Objectives: Over the past three decades, major changeshave taken place internationally in the type of residentialaccommodation provided for people with intellectualdisabilities but these appear to be less evident in NorthernIreland.Method: A census was undertaken of all persons in anyform of residential placement using a range of existingdatabases to identify the population, with a shortquestionnaire completed for each resident.Results: Around 440 persons lived in hospitals and 1,970in some other form of provision but mostly in largecongregated settings such as residential care homes andnursing homes. This was more marked in certain Healthand Social Service Boards than in others. Most places areprovided by the private sector although voluntaryorganisations and housing associations now managearound one-third of places. People living in hospitalsreportedly had different characteristics to those in all othersettings while those in nursing homes tended to requiregreater personal care. However the characteristics ofpeople living in residential homes, supported livingarrangements and village communities were broadlycomparable. Around one in 10 persons were deemed tobenefit from a move; mostly from residential homes tomore independent living arrangements.Conclusions: Compared to Britain and the Republic ofIreland there is an under-provision of residentialplacements in Northern Ireland. To date, funding fromoutside of health and social services has been the maindriver for the type of accommodation provided. Theimplications for future policy and provision are discussed.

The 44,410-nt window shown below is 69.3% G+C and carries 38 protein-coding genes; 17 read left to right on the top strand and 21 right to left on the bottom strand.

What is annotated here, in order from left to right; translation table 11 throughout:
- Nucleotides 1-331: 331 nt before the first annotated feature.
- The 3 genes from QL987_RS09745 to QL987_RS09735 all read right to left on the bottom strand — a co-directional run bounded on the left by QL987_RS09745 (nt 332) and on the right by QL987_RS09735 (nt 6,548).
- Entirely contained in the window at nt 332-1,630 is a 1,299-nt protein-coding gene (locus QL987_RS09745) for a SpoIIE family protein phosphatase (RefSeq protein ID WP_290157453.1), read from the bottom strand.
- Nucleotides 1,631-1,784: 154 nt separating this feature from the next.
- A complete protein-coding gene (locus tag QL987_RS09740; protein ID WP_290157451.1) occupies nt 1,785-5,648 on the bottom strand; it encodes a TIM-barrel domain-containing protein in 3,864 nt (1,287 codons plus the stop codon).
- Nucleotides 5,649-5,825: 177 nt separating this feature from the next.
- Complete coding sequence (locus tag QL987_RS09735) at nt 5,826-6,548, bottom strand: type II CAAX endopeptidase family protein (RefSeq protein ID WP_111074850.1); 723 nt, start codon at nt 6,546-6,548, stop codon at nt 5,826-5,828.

|Journal||Irish Journal of Psychological Medicine|
|Publication status||Published (in print/issue) - 1 Jul 2006|